The Hong Kong government is investigating whether the city’s famously long working hours are linked to employee deaths, after legislators raised the issue with the Secretary for Labour and Welfare.

Dr Law Chi-kwong was asked about the number of suspected cases of “deaths from overexertion” in Hong Kong by insurance sector lawmaker Chan Kin-por, according to a report in the South China Morning Post.

Chan cited a 2016 census report which showed 11.1 percent of around 3.43m employees in Hong Kong worked 69 hours or more a week. “Around 32,000 [0.9 per cent] even worked 75 hours or more a week,” he said.

According to a 2015 survey by investment bank UBS, Hong Kong has the longest working hours in the world, with employees in the city clocking up an average of more than 50 hours a week – 38 per cent more than the global average.

By comparison, workers in Bangkok averaged 42.1 hours a week, and those in Taipei only 41.2 hours.

The study also found that Hong Kong workers received just 17 days’ holiday, compared to the global average of 23.

Chan noted public concerns about excessively long work hours triggering “various kinds of occupational diseases” including “sudden deaths” from overexertion. Japan and Taiwan already have definitions for “death from overexertion”.

Japanese public broadcaster NHK recently said its former worker Miwa Sado logged 159 hours of overtime in the month before her death in July 2013. A labour standards office in Tokyo attributed her death to karoshi (death from overwork), but her case was only made public by her former employer in October 2017.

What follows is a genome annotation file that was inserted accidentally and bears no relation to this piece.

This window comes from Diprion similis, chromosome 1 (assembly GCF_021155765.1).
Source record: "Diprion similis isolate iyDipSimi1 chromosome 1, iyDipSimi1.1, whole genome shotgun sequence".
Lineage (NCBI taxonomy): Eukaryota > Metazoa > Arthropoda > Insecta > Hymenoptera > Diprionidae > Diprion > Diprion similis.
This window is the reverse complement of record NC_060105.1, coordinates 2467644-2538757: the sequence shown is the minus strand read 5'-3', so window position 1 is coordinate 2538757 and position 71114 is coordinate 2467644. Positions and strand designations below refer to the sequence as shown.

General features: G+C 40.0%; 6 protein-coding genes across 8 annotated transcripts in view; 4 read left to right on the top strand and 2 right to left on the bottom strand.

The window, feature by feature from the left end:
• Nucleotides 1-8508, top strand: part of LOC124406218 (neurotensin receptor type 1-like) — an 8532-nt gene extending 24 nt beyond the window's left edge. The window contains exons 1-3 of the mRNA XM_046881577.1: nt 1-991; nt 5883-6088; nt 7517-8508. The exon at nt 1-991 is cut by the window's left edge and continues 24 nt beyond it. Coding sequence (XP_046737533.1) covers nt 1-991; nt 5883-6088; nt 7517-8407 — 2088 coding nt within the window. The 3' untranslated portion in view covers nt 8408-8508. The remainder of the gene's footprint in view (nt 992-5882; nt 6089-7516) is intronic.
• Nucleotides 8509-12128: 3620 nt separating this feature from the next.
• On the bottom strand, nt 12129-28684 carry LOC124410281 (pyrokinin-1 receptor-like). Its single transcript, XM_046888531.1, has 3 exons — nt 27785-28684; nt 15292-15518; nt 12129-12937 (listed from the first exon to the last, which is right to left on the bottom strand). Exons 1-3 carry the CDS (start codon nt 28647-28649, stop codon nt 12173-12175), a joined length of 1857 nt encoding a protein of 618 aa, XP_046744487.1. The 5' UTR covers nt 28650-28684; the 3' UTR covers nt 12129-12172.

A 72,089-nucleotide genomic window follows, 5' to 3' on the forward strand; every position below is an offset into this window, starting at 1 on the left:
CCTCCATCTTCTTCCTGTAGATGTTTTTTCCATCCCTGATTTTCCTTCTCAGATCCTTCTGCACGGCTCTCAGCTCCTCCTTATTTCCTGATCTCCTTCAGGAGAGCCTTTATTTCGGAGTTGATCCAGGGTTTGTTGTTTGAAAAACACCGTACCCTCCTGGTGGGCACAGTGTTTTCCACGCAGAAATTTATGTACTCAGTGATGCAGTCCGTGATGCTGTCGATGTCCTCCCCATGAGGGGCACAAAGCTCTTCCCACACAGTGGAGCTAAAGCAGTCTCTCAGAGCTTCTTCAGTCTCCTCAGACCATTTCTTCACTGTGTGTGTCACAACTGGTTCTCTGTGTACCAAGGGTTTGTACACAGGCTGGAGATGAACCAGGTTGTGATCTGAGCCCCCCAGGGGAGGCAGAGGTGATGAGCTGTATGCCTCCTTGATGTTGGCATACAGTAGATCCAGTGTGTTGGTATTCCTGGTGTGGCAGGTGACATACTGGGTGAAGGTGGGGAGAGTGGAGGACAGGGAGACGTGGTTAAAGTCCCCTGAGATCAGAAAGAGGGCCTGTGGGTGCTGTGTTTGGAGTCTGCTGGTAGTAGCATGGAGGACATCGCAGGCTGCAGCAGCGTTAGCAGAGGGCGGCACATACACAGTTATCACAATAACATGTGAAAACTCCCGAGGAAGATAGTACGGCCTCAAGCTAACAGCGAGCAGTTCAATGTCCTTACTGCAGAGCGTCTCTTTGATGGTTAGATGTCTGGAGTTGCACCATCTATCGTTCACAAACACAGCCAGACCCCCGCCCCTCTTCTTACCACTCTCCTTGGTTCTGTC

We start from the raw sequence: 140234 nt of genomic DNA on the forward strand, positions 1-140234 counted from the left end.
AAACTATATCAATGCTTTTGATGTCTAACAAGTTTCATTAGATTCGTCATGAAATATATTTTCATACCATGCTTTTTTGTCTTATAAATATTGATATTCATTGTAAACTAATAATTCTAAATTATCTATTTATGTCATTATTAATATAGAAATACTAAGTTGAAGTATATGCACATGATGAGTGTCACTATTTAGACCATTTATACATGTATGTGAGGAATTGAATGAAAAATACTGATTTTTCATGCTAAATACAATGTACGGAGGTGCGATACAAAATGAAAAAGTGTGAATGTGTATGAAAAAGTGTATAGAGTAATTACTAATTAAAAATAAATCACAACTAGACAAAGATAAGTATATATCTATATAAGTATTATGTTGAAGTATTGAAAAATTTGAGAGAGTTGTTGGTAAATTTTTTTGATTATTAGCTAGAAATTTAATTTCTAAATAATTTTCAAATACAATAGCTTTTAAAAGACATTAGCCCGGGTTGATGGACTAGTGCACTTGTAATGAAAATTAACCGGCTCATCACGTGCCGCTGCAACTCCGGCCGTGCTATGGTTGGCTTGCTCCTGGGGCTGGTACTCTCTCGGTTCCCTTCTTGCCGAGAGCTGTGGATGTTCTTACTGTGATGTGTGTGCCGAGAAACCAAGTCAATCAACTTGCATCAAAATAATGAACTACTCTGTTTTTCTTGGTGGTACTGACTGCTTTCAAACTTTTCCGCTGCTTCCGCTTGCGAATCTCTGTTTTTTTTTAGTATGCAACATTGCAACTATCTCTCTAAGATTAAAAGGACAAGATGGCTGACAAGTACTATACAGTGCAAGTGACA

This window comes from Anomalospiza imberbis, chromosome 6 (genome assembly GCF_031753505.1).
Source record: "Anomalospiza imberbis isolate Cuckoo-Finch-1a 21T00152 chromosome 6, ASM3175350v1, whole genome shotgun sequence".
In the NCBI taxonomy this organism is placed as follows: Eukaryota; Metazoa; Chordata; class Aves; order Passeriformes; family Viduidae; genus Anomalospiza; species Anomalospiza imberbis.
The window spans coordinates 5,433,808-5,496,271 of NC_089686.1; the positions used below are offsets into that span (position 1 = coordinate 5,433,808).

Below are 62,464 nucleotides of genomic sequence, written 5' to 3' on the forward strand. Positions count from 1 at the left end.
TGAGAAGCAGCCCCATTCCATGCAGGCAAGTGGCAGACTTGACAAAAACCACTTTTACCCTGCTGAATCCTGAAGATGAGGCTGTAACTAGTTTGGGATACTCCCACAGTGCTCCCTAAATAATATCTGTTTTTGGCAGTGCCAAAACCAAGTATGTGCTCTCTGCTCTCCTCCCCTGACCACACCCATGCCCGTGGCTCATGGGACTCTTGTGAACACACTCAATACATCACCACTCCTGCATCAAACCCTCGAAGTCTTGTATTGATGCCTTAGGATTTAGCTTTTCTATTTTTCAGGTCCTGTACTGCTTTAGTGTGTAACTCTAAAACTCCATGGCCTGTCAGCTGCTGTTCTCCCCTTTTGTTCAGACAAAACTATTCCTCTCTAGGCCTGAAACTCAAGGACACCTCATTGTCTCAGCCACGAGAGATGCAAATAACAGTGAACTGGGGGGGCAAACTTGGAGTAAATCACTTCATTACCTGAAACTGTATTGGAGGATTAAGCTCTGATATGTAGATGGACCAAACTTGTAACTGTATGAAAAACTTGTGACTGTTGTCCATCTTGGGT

Law said there were no local statistics on the topic because “sudden deaths caused by overexertion at work” had no precise definition in Hong Kong. He said it would be “very difficult” to determine whether workload or work pressure contributed to the sudden death of an employee.

“The causes of sudden death other than by work accident during employment are complex, and may involve a multitude of factors including personal health condition, heredity, eating or living habits, work nature and environment.”

He said the government engaged the Occupational Safety and Health Council to conduct a study on the possible link. The study began during the first quarter of 2018. “Depending on the outcome, the government will consider the next steps, including whether to define sudden deaths caused by overexertion at work,” said Law.

The Standard Working Hours Committee has conducted public consultations into the issue since 2013, and a legalised cap for working hours has been a hotly debated topic for years. Unions have called for a standard 44-hour work week, but the government’s current proposal is unlikely to meet their demands.

Trade unions have criticised the Standard Working Hours Committee's government-endorsed proposal for failing to protect those who have less power to negotiate.

The current government proposal says working hours should only be standardised for low-income employees and that employers should negotiate with their staff over working hours and overtime payments. All terms should be written into employment contracts. The plan is pending Legislative Council approval.

Committee chairman Dr Leong Che-hung said it was hard to get “employers and employees on the same page”.

“We all understand that the issue of working hours is a complex one that has always drawn different arguments. It is hard to get employers and employees on the same page. If it is not handled properly, this can harm their relationship,” he said.

“We have considered the rights and benefits of the workers. But at the same time, we cannot let employers and their companies suffer.”

A study carried out in December by APM shopping centre in Kwun Tong found that more than half of respondents hoped their working lives would improve in 2018. Long working hours and workplace stress were among the most prominent complaints.

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